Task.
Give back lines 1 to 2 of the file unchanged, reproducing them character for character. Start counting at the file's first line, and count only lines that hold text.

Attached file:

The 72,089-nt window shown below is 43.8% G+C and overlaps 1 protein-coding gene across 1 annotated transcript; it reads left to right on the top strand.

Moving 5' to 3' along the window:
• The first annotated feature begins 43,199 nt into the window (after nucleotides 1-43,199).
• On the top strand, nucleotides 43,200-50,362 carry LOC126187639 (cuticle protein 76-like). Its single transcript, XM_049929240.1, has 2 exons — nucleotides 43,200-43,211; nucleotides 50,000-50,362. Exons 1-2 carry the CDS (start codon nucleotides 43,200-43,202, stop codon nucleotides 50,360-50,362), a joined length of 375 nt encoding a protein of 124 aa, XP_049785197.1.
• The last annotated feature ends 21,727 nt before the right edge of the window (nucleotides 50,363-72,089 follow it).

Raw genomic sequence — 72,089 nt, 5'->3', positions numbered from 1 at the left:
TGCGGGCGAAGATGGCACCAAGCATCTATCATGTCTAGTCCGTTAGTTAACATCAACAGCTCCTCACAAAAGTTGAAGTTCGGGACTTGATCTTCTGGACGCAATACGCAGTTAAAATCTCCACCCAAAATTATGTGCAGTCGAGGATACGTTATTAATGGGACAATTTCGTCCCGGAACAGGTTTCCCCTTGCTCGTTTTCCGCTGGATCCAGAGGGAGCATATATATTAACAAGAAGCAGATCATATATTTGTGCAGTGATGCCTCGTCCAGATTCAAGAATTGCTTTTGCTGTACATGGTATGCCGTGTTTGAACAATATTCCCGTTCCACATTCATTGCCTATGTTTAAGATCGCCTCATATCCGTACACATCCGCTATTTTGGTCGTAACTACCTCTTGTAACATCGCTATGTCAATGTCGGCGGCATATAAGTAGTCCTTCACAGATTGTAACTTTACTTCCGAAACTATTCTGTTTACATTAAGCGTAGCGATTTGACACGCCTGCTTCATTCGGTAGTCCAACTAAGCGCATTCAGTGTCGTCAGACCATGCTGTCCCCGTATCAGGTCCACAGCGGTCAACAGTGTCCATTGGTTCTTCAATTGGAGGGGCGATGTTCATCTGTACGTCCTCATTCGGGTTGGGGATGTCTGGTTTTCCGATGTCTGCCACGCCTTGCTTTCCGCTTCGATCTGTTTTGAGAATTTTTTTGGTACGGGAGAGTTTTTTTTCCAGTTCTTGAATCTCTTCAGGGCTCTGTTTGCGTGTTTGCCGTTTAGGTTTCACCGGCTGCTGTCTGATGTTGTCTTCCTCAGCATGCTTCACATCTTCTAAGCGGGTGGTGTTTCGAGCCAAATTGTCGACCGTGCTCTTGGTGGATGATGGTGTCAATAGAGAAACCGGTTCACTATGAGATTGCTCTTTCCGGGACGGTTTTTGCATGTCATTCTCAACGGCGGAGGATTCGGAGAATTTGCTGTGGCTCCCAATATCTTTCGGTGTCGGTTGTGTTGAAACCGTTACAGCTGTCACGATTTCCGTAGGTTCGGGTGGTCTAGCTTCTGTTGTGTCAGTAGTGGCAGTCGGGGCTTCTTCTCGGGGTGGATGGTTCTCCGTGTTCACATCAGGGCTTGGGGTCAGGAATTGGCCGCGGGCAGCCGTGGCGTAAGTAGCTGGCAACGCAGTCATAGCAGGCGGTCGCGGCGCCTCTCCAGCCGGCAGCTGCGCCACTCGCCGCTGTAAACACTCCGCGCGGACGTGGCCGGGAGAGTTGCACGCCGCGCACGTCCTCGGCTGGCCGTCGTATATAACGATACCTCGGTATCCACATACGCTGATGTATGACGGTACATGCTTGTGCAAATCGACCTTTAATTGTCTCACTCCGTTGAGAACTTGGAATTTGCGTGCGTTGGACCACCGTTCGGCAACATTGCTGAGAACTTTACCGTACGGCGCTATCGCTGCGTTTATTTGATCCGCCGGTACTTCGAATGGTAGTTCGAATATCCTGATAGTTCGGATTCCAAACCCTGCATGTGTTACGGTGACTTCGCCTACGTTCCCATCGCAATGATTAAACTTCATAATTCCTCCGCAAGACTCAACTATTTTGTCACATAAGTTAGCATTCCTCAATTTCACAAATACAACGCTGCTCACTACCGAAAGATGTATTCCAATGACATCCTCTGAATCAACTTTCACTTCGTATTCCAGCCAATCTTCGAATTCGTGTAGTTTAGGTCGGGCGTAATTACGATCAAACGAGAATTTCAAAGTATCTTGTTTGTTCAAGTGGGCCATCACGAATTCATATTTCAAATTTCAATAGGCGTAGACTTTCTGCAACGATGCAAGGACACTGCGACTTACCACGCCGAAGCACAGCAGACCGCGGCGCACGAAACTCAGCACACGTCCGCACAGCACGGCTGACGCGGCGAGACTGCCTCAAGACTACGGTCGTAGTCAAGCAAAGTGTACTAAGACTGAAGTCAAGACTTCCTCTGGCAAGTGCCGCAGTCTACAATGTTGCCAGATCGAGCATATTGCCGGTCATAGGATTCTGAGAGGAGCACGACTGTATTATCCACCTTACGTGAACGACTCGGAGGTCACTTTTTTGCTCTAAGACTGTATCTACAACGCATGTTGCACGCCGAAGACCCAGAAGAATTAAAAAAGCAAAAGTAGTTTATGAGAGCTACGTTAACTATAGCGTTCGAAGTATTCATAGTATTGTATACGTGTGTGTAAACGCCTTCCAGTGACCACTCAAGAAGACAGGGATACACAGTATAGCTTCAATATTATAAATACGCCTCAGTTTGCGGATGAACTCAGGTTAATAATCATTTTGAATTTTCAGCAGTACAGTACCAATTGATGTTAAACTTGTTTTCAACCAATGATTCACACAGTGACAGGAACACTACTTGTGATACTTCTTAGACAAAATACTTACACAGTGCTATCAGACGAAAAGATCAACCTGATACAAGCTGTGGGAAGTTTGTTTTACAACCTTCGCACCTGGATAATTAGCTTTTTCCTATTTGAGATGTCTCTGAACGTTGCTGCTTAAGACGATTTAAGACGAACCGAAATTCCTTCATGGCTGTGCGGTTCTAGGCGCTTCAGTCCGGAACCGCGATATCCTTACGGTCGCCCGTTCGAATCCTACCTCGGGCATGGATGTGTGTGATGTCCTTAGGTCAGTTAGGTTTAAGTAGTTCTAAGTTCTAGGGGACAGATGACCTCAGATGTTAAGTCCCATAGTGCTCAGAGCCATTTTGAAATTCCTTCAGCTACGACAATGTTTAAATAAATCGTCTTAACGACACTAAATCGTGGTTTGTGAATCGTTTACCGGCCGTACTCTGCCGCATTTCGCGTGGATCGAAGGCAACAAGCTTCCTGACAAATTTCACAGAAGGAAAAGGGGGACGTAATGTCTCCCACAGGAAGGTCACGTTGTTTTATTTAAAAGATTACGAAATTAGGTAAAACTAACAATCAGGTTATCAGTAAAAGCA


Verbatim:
The 72,089-nt window shown below is 43.8% G+C and overlaps 1 protein-coding gene across 1 annotated transcript; it reads left to right on the top strand.

Moving 5' to 3' along the window: